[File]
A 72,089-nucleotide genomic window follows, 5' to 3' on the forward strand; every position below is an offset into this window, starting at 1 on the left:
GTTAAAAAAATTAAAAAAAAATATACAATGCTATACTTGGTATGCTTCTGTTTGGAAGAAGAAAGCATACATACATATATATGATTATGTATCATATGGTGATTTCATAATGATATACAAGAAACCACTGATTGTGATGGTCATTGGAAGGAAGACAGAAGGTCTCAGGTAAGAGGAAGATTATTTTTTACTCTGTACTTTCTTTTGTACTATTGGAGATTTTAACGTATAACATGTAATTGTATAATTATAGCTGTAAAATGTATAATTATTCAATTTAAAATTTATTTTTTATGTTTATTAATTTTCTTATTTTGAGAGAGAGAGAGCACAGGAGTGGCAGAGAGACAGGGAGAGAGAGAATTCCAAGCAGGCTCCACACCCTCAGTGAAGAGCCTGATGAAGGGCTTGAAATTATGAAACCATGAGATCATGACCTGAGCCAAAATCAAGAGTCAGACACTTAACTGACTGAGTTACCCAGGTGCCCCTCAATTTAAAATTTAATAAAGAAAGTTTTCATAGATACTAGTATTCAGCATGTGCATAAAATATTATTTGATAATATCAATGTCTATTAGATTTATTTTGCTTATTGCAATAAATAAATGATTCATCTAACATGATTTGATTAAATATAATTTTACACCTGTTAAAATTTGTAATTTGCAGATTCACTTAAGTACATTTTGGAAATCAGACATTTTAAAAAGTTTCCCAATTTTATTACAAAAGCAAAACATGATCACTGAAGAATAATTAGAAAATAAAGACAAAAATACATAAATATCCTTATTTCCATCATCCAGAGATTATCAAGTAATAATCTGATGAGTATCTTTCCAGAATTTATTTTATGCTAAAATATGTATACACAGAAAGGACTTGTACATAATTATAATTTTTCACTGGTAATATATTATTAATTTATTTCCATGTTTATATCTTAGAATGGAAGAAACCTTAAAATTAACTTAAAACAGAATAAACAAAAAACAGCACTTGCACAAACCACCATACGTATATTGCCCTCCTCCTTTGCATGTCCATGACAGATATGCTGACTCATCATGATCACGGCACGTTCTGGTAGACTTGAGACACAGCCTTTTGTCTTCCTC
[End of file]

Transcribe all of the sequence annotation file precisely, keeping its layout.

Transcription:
A 72,089-nucleotide genomic window follows, 5' to 3' on the forward strand; every position below is an offset into this window, starting at 1 on the left:
GTTAAAAAAATTAAAAAAAAATATACAATGCTATACTTGGTATGCTTCTGTTTGGAAGAAGAAAGCATACATACATATATATGATTATGTATCATATGGTGATTTCATAATGATATACAAGAAACCACTGATTGTGATGGTCATTGGAAGGAAGACAGAAGGTCTCAGGTAAGAGGAAGATTATTTTTTACTCTGTACTTTCTTTTGTACTATTGGAGATTTTAACGTATAACATGTAATTGTATAATTATAGCTGTAAAATGTATAATTATTCAATTTAAAATTTATTTTTTATGTTTATTAATTTTCTTATTTTGAGAGAGAGAGAGCACAGGAGTGGCAGAGAGACAGGGAGAGAGAGAATTCCAAGCAGGCTCCACACCCTCAGTGAAGAGCCTGATGAAGGGCTTGAAATTATGAAACCATGAGATCATGACCTGAGCCAAAATCAAGAGTCAGACACTTAACTGACTGAGTTACCCAGGTGCCCCTCAATTTAAAATTTAATAAAGAAAGTTTTCATAGATACTAGTATTCAGCATGTGCATAAAATATTATTTGATAATATCAATGTCTATTAGATTTATTTTGCTTATTGCAATAAATAAATGATTCATCTAACATGATTTGATTAAATATAATTTTACACCTGTTAAAATTTGTAATTTGCAGATTCACTTAAGTACATTTTGGAAATCAGACATTTTAAAAAGTTTCCCAATTTTATTACAAAAGCAAAACATGATCACTGAAGAATAATTAGAAAATAAAGACAAAAATACATAAATATCCTTATTTCCATCATCCAGAGATTATCAAGTAATAATCTGATGAGTATCTTTCCAGAATTTATTTTATGCTAAAATATGTATACACAGAAAGGACTTGTACATAATTATAATTTTTCACTGGTAATATATTATTAATTTATTTCCATGTTTATATCTTAGAATGGAAGAAACCTTAAAATTAACTTAAAACAGAATAAACAAAAAACAGCACTTGCACAAACCACCATACGTATATTGCCCTCCTCCTTTGCATGTCCATGACAGATATGCTGACTCATCATGATCACGGCACGTTCTGGTAGACTTGAGACACAGCCTTTTGTCTTCCTC